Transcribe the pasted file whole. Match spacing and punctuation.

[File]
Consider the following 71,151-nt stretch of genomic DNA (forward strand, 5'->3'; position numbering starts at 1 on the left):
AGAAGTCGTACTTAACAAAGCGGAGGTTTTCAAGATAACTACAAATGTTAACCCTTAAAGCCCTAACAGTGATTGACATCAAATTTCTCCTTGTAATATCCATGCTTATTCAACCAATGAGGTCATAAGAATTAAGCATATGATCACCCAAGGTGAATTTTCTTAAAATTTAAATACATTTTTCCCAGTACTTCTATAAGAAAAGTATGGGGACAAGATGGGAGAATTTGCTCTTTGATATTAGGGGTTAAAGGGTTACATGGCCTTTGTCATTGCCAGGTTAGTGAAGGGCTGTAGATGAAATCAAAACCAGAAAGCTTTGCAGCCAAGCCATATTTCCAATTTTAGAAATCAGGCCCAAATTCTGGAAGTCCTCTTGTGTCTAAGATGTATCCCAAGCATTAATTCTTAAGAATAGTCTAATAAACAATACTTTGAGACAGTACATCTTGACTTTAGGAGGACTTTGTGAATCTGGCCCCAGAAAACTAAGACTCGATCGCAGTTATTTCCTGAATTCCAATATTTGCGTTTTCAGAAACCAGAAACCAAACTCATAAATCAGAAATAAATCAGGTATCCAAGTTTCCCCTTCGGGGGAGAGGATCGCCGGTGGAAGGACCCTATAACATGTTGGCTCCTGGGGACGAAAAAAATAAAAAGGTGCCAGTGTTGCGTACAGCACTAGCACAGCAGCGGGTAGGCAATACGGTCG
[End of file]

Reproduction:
Consider the following 71,151-nt stretch of genomic DNA (forward strand, 5'->3'; position numbering starts at 1 on the left):
AGAAGTCGTACTTAACAAAGCGGAGGTTTTCAAGATAACTACAAATGTTAACCCTTAAAGCCCTAACAGTGATTGACATCAAATTTCTCCTTGTAATATCCATGCTTATTCAACCAATGAGGTCATAAGAATTAAGCATATGATCACCCAAGGTGAATTTTCTTAAAATTTAAATACATTTTTCCCAGTACTTCTATAAGAAAAGTATGGGGACAAGATGGGAGAATTTGCTCTTTGATATTAGGGGTTAAAGGGTTACATGGCCTTTGTCATTGCCAGGTTAGTGAAGGGCTGTAGATGAAATCAAAACCAGAAAGCTTTGCAGCCAAGCCATATTTCCAATTTTAGAAATCAGGCCCAAATTCTGGAAGTCCTCTTGTGTCTAAGATGTATCCCAAGCATTAATTCTTAAGAATAGTCTAATAAACAATACTTTGAGACAGTACATCTTGACTTTAGGAGGACTTTGTGAATCTGGCCCCAGAAAACTAAGACTCGATCGCAGTTATTTCCTGAATTCCAATATTTGCGTTTTCAGAAACCAGAAACCAAACTCATAAATCAGAAATAAATCAGGTATCCAAGTTTCCCCTTCGGGGGAGAGGATCGCCGGTGGAAGGACCCTATAACATGTTGGCTCCTGGGGACGAAAAAAATAAAAAGGTGCCAGTGTTGCGTACAGCACTAGCACAGCAGCGGGTAGGCAATACGGTCG